I've seen SPK described in reverent terms defining them as untouchable pioneers of harsh electronic noise, and at the other end of the scale, as comical industrial chancers. On the one hand, those first two albums still take the paint off the walls like not much has done since, but on the other, SPK probably did more to inspire misuse of the letter k than even Porridge, and one of their early tracks was called Germanik, presumably on the grounds that Hitler had been German and that Germans like to march around and bark orders, so that's quite scary when you think about it. I suppose, there's also the fact of their signing to Elektra and turning into Level 42…
The way I heard it - as related by a friend who knew Graeme Revell through having spent his youth hanging out with Throbbing Gristle - was that Graeme Revell really, really, really, really wanted a sampler when they first came out, and thus reinvented himself as leather trousered metal-bashing popster so as to sign a ten album deal with Elektra for a ton of money, or something along those lines. He bought his sampler and recorded Machine Age Voodoo - which is the one that sounds like Level 42 - and then decided he wanted out of the contract; which he effected by recording the other nine albums in a couple of days. They were too shit to be released, and so Elektra let him go. That's what I heard anyway.
For what it's worth, I actually like Machine Age Voodoo. It's a bit too louche for its own good, could do with rougher edges, and is a lousy follow up to Leichenschrei, obviously; but aside from that, it's not a bad album on its own terms. In fact the worst thing about Machine Age Voodoo is that it failed to deliver on the promise of Metal Dance and those earlier forays into synthpop recorded for a John Peel session around the same time.
I've been waiting for that album for about thirty years, so it was a nice surprise to discover that it does actually exist, sort of, albeit as this bootleg - one side of Peel tracks, with a Kid Jensen session on the flip. The labels are black due to having been sneaked out of some naughty pressing plant in the dead of night, and the sleeve is minimal and underwhelming, but the quality of the pressing is wonderful.
This is the version of SPK which turned its metal-bashing to more musical ends, borrowed a sequencer from DAF, and pretty much invented all of those Front 242 types in the process. This was what Depeche Mode thought they sounded like, an adrenaline rush of frenetically grinding synth contrasting with Sinan's surprisingly beautiful, even ethereal voice while someone pounds seven shades of shit out of an oil drum. The Peel tracks are as electrifying as they were at the time of broadcast.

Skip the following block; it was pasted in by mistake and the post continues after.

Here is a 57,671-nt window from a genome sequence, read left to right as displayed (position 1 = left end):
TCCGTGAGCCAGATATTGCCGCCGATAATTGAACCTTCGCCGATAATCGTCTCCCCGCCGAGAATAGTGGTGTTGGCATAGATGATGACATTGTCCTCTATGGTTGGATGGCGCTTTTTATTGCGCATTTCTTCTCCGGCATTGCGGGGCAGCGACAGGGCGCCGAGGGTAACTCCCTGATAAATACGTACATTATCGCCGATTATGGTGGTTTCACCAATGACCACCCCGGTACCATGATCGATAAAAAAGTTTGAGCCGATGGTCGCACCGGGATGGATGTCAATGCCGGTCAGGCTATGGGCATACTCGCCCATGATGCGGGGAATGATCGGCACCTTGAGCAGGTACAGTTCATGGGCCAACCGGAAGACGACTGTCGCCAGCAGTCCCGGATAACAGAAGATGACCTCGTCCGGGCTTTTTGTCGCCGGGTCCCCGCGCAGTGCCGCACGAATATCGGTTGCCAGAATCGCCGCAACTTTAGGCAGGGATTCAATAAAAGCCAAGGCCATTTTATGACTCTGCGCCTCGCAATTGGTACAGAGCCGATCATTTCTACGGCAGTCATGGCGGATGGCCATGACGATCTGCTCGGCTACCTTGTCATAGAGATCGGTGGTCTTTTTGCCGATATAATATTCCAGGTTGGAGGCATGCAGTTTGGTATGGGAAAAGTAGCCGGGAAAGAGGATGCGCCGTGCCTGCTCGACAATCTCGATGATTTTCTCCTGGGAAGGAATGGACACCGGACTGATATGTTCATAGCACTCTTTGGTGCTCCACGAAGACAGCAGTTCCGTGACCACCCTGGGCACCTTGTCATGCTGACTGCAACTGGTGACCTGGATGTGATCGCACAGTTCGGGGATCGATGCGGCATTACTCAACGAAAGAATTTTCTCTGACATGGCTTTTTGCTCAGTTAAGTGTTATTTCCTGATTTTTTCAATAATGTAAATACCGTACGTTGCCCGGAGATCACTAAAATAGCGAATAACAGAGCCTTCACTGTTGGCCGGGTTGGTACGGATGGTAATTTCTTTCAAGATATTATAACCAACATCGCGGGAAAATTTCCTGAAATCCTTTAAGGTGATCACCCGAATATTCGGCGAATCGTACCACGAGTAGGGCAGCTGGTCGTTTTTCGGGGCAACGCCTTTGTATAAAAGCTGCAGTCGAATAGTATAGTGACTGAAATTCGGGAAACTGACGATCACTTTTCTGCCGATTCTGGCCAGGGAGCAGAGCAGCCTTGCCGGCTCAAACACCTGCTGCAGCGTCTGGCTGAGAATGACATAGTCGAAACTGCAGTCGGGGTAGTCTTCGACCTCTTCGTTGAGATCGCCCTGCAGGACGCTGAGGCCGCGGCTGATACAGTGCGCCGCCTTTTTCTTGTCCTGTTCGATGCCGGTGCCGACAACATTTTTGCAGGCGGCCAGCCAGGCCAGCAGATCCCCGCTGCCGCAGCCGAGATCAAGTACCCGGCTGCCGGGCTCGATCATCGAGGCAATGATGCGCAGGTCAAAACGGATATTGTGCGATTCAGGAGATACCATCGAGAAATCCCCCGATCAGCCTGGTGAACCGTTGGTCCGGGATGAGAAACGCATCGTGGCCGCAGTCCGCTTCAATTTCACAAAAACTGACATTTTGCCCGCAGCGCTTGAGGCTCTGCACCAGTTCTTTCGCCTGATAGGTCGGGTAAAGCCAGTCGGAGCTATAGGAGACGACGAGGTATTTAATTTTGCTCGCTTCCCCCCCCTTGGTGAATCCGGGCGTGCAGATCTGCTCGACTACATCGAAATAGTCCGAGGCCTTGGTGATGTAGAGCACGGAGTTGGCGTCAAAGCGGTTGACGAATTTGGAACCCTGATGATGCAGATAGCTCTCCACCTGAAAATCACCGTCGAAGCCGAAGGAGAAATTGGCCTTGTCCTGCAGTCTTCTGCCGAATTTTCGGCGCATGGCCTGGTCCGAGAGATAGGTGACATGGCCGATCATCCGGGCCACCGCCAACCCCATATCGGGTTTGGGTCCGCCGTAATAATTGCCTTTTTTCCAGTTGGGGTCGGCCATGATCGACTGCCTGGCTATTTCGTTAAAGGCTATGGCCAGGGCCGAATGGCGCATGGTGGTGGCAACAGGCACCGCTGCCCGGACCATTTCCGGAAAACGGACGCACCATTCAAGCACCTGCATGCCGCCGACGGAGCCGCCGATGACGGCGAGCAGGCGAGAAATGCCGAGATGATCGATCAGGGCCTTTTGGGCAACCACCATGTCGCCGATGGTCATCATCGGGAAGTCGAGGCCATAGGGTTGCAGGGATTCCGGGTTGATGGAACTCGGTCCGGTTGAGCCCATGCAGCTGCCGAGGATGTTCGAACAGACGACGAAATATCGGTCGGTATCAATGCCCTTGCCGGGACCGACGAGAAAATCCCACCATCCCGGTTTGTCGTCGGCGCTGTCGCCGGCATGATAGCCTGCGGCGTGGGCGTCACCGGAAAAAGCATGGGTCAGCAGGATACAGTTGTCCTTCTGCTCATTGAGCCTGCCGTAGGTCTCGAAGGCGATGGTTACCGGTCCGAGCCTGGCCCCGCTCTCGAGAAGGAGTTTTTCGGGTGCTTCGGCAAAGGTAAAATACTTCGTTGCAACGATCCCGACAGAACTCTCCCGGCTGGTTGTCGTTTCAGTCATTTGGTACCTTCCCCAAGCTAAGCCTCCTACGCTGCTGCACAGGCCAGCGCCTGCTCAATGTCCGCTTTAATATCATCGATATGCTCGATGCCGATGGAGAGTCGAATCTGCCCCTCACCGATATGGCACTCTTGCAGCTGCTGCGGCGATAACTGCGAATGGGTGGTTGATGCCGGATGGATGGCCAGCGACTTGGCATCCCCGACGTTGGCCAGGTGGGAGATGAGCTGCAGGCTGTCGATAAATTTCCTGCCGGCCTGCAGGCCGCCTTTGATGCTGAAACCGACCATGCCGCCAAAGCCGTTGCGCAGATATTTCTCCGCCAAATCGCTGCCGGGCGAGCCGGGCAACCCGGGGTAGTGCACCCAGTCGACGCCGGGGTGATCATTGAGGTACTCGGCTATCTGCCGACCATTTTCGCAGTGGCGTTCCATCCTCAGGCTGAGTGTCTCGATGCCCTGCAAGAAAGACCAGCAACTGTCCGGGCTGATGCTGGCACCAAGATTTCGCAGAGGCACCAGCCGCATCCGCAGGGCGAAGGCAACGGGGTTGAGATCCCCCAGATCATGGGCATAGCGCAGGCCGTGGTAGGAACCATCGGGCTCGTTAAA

Then we flip over the disc to find the sessions recorded for David Jensen, or Kid as he liked to be known, the stuff which everyone seems to have forgotten. Jensen's show was broadcast exclusively on medium wave, and that's where these recordings come from, straight off the wireless - big fat muffled mono with a ton of hiss and Jensen talking over the fade out, channelling his inner Michael J. Fox like a good 'un. It would be a pain in the arse but the tracks are actually better quality here than on the thirty-year old cassette tape I still have somewhere or other, and they're also probably the worst thing Revell ever recorded so I'm not sure it matters. SPK seemed to be gearing themselves up for making a ton of money and were smoothing out their sound. The sequencers were a bit less frantic, more like something you would hear on a Karel Fialka song, the metal had been replaced with fashionable roto-toms; and yet somehow this material is difficult to dislike because it's the sound of SPK selling out as hard as they could, but not quite able to get there without sounding sarcastic. But, Can You Dance To It? - on which Revell raps like a jolly English master at a boy's school - resembles one of those local charity records which would occasionally garner five minutes coverage on a regional news show. The rest of the tracks patently represent a warm-up for Machine Age Voodoo, halting impersonations of bland synthpop hits, not quite achieving the balance and as such resembling some sort of Situationist appropriation which didn't quite work. The strangest thing is how, despite its peculiar blandness, the Jensen session is weirdly engrossing specifically because it's the very last thing you'd ever expect to hear from SPK. Strangest of all, despite its flaws, this album which never was is actually better than the soundtrack stuff he did later.